No, this was a horrific example of what the market has been driven to; the same place that The New Yorker informs me many newspapers have been driven to. Despite the writer's general intelligence, they are forced to cater to their audience, in other words, to write not for themselves, but for those who might actually buy the paper. This has resulted in a lot of dumbing down, in other words, the creation of Hell in every bookstore. If we stop writing for the smart, we cease to give people the ability to read anything smart. Stupid becomes the new median, and I hestiate to think what lies beneath being retarded and stunted.

Save us, oh Jesus-for-Kids. We need your almighty miracles, as depicted in at least half a dozen Manga, to rectify the brand new sins of a greedy and intolerable market. For we, or at least I, are surely in hell now.

Friday, October 21, 2005

Aaron and the Homeless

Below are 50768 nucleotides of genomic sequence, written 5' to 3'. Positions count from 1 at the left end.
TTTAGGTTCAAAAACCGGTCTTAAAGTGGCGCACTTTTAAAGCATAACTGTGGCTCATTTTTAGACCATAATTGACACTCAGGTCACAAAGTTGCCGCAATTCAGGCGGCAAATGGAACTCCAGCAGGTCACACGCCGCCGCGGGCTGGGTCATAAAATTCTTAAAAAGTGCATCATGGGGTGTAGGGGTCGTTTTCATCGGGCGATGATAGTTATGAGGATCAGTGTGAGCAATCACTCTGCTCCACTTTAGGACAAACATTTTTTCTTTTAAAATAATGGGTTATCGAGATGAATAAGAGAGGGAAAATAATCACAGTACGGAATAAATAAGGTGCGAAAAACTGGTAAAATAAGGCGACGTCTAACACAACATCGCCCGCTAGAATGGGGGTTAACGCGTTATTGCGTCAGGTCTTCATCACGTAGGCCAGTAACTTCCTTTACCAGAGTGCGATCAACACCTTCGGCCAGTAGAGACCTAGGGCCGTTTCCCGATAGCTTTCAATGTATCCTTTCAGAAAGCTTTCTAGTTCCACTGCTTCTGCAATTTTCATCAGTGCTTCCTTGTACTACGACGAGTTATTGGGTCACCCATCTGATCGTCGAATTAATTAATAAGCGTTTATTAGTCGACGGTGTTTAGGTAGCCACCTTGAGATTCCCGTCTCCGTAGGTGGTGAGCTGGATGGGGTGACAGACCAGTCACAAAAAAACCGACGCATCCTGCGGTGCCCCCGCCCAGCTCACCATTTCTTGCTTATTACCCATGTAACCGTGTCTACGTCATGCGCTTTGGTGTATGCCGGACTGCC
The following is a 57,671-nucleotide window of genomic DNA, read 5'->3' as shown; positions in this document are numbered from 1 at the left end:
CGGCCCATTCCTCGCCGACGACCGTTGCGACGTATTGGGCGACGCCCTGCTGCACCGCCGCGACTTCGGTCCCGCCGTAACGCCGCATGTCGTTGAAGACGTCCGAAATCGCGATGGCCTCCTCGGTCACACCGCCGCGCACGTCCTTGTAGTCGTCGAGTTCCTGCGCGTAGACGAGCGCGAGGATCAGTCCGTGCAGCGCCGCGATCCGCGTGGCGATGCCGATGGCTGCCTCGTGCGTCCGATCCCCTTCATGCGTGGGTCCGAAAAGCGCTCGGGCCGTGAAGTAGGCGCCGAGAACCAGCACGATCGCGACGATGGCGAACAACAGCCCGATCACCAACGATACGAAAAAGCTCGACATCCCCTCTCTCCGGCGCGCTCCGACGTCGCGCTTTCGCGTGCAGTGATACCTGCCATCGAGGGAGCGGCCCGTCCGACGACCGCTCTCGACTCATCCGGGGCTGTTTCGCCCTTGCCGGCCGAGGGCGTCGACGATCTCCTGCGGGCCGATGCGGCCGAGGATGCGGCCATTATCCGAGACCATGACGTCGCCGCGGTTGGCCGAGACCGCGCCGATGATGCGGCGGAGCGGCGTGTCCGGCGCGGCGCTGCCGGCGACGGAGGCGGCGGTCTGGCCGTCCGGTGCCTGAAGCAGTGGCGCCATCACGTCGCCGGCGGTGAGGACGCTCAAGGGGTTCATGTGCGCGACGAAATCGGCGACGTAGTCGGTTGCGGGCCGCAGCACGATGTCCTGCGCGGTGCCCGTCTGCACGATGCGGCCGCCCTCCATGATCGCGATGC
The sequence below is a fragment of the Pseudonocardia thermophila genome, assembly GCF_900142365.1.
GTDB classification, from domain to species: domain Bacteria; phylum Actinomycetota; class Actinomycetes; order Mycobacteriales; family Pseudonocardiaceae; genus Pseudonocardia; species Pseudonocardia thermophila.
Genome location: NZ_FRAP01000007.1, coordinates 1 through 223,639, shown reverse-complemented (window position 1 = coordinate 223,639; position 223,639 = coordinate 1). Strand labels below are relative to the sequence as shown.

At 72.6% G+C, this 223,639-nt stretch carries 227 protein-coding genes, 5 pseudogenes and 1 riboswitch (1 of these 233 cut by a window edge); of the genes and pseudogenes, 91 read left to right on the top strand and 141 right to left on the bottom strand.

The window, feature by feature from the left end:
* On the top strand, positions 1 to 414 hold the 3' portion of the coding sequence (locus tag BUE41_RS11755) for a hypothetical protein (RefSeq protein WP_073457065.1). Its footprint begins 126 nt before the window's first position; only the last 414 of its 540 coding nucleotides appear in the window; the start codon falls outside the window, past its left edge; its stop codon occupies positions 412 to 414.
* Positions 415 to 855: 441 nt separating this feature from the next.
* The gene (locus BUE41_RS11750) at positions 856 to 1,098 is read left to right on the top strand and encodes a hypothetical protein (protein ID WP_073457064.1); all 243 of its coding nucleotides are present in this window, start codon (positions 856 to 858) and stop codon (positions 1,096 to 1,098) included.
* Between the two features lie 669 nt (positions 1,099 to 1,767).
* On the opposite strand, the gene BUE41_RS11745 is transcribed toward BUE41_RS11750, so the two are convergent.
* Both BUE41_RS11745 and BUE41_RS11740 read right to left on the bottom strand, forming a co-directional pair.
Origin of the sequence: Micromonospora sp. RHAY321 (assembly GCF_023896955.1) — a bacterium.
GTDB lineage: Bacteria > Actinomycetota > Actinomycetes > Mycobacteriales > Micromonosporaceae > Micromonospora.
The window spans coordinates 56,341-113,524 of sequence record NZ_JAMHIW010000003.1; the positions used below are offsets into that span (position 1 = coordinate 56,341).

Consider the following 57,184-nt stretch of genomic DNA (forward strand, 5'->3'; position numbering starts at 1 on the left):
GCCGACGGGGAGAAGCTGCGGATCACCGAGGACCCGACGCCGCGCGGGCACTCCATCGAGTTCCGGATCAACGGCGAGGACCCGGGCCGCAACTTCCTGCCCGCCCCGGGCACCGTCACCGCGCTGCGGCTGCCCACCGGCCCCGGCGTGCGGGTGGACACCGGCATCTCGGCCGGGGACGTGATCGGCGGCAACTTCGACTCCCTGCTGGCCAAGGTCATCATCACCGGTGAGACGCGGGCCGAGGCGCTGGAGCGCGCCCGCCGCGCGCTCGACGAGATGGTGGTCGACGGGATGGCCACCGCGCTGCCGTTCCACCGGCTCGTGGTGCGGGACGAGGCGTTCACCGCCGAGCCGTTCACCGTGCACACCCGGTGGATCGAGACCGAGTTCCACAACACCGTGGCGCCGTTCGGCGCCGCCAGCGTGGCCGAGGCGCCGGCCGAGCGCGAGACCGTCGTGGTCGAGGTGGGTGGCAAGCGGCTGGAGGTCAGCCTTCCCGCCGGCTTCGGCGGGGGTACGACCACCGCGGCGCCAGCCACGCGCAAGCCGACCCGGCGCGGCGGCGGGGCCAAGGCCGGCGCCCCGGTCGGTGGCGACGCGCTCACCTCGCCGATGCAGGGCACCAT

Every other street, or neighborhood, ought to have one. I say this in response to the approach I’ve seen taken down on Houston by a more compassionate and understanding neighborhood. There’s a homeless man who lives – yes, resides – in a chair that sits outside a local Ray’s Pizza. He sleeps there, sheltered by the pizzerias’ awning, reclining against the wall and with this feet stretched out, back supported by a rickety chair. He has a large aluminum can hung around his neck, like a pasta sauce container, stripped of all recognition, and, for all purposes, is no more scruffy or banged up than the can itself. The community allows him to reside there, without calling on the police to catch him for loitering, even allows him to use the bathroom during operating hours to stay somewhat clean, and in return, he helps out around the neighborhood with small tasks. I have seen him, occasionally, sweeping the streets or delivering for the pizzeria. He seems sweet, not at all belligerent, and contributes to the neighborhood, becoming a staple rather than an eyesore, actually serving to give the place some LITERAL character.